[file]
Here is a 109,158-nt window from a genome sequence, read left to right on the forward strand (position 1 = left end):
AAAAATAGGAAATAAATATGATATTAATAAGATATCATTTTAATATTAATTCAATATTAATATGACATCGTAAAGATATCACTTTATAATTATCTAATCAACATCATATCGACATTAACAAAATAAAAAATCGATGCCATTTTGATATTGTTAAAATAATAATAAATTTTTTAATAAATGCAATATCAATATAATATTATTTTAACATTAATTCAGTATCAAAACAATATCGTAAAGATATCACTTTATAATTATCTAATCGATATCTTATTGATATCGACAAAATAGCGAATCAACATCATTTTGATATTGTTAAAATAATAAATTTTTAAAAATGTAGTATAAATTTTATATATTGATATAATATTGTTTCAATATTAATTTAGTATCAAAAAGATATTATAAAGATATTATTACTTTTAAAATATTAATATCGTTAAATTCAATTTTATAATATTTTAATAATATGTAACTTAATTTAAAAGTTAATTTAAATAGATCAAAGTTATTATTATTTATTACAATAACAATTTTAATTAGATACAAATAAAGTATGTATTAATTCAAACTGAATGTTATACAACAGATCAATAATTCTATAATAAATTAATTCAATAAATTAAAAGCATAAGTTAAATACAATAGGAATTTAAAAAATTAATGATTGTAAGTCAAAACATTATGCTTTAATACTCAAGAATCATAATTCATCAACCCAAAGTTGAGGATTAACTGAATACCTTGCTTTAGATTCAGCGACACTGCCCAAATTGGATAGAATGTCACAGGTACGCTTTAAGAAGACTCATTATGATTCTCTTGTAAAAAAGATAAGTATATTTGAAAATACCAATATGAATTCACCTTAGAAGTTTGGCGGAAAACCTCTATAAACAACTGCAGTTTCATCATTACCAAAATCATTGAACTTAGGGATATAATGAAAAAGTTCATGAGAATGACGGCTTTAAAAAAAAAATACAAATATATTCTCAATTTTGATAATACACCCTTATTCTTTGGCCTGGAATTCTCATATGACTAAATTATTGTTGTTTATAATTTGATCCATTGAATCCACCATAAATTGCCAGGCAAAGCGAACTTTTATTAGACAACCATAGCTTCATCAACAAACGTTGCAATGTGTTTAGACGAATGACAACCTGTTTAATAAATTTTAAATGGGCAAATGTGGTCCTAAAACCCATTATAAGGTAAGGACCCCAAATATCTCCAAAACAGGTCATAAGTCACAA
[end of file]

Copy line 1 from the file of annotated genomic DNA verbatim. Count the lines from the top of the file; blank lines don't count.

Here is a 109,158-nt window from a genome sequence, read left to right on the forward strand (position 1 = left end):